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I was having a discussion with my coworker about a function that returns either an empty string, or a string of a css class. The function is passed an object which has an HTTP status code, and then depending on that statusCode, it returns a value. We couldn't agree which is cleaner.

He wanted the function written as so:

function getCssClass(options) {
  var statusCodeCssClass = '';
  var statusCode = parseInt(options.statuscode, 10);

  if ((statusCode >= 100 && statusCode < 200) || statusCode >= 400) {
    statusCodeCssClass = 'text-danger';
  }
  return statusCodeCssClass;
};

And I wanted it written as so:

function getCssClass(options) {
  var statusCode = parseInt(options.statuscode, 10);
  if ((statusCode >= 100 && statusCode < 200) || statusCode >= 400) {
    return 'text-danger';
  }
  return '';
};

The main difference is that I don't think the initial empty variable should be there, and he does. His argument is that the variable makes it easier to read, and my argument is that the variable obfuscates the function.

I know it's splitting hairs, but I was unable to find an answer in the Clean Code book or on Google about unnecessary variable declarations.

Can someone tell me why one is better than the other?

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migrated from programmers.stackexchange.com Jan 13 at 19:22

This question came from our site for professional programmers interested in conceptual questions about software development.

1  
Sigh! The young people today's don't care (or even seem to know ) about clock cycles. Test first for the most frequently expected result (hopefully, success) and save a few nano-seconds ;-) – Mawg Jan 14 at 14:18
    
Thanks for reminder ;) – Tom Halley Jan 14 at 14:58
up vote 9 down vote accepted

One very important principle of modern software design is that mutability should be minimised. The first case needlessly introduces mutability by potentially modifying the value of statusCodeCssClass. Thus I'd argue it's bad practice to write code like this, regardless of whether it's easier to read (which is a completely subjective claim as both are simple and easy-to-read).

However, the second approach ignores the fact that JavaScript supports an idiomatic solution to to a "test a value and return one of two results based on that test" problem: the ternary operator. This can be used in this situation to yield a third solution that makes better use of language features:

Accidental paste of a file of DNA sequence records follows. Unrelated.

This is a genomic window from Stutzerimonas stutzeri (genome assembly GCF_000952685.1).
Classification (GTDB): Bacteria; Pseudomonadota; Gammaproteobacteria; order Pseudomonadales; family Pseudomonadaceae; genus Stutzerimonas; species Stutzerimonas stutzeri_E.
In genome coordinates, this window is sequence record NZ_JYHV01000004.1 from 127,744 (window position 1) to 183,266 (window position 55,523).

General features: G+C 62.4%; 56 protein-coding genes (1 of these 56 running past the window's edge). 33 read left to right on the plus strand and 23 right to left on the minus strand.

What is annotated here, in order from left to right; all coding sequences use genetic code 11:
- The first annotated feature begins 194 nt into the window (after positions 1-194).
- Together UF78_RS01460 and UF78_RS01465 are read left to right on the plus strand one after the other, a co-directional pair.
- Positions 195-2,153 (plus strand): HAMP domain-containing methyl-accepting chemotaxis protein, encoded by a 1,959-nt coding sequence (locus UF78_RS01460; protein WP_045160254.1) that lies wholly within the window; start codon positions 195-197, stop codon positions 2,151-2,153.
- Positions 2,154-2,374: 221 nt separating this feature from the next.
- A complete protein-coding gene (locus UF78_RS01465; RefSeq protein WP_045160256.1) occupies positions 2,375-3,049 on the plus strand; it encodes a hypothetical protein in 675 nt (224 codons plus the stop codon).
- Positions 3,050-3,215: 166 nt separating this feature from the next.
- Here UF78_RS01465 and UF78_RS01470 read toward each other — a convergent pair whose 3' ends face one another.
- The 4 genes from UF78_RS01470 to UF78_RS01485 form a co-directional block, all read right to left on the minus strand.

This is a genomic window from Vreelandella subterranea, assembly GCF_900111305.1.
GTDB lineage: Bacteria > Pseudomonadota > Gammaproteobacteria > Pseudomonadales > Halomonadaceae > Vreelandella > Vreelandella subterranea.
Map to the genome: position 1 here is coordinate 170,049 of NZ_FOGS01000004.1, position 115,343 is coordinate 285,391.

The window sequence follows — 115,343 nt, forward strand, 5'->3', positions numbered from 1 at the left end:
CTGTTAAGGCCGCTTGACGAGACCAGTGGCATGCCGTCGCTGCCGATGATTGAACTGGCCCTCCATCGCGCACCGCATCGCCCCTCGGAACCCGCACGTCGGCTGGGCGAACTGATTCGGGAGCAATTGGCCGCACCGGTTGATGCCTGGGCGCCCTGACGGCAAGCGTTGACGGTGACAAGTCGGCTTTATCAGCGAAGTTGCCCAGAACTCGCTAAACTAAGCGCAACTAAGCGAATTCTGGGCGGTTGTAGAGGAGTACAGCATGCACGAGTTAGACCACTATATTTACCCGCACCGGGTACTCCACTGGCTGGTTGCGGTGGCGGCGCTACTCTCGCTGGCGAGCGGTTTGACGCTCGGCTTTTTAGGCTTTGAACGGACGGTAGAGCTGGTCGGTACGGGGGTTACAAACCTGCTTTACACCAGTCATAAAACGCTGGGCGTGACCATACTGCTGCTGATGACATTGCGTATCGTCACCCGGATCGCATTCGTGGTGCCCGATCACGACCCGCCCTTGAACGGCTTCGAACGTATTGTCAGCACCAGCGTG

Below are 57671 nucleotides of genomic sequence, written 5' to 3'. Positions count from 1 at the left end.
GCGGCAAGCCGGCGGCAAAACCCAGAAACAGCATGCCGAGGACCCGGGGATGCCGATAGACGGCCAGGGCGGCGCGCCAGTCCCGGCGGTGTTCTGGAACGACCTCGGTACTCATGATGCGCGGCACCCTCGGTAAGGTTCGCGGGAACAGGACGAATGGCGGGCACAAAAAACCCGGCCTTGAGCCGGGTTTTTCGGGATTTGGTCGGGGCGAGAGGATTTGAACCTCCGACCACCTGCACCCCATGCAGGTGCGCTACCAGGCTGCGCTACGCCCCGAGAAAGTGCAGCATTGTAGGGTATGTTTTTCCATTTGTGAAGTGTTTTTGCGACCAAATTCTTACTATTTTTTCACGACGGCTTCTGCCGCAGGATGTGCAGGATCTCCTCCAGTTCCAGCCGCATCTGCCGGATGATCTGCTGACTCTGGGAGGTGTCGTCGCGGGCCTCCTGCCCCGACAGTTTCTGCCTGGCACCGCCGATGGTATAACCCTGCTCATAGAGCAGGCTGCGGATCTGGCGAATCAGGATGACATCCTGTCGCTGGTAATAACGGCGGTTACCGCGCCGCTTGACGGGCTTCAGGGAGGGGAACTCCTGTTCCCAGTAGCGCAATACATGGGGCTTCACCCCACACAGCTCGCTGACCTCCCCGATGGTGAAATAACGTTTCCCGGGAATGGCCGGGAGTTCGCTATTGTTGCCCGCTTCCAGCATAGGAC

function getCssClass(options) {
    var statusCode = parseInt(options.statuscode, 10);
    return (statusCode >= 100 && statusCode < 200) || statusCode >= 400) ? 'text-danger' : '';
}

However, the code could be further improved by respecting the single responsibility principle. The function should only have one responsibility. Currently, it has two: it extracts the status code from options and it returns a CSS value based on that code. By splitting out obtaining the status code into another function, this one becomes more focused.

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That's a matter of style entirely.. But I'd go with this:

function getCssClass(options) {
    var statusCode = parseInt(options.statuscode, 10);
    return statusCode >= 200 && statusCode < 300 ? '' : 'text-danger';
}

This checks for 2xx response codes, which communicates the intent ("was everything ok") better.

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You could also use a single statement. I guess that you use two so that you can examine the statusCode when debugging (?) – Mawg Jan 14 at 14:16
1  
And, more importantly, to have no duplication – Bruno Schäpper Jan 15 at 13:12
    
He he - I commented above that no one worries about clock cycles any more - and now I am not concerned about code size :-) – Mawg Jan 15 at 13:15

First of all, the function name is too generic. Instead of getCssClass, you should use getStatusCodeCssClass or something similar, describing that it calculates the CSS class based on status code.

Second, why is this function responsible for getting and parsing the status code? It should be passed directly.

Third, what do the conditions mean? The conditions probably represent error conditions. Why not make that clearer by calling a function isErrorStatusCode?

Taking these into account, you'd end up with:

function isErrorStatusCode(statusCode) {
    return (statusCode >= 100 && statusCode < 200) || (statusCode >= 400);
}

function getStatusCodeCssClass(statusCode) {
    return isErrorStatusCode(statusCode) ? 'text-danger' : '';
}

function getStatusCode(options) {
    return parseInt(options.statuscode, 10);
}

Then, call it with getStatusCodeCssClass(getStatusCode(options)).

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I disagree when others say it's a matter of style. Imo the first function only adds more clutter to the code without providing any value. It is completely clear what the second function does - definitely the second one.

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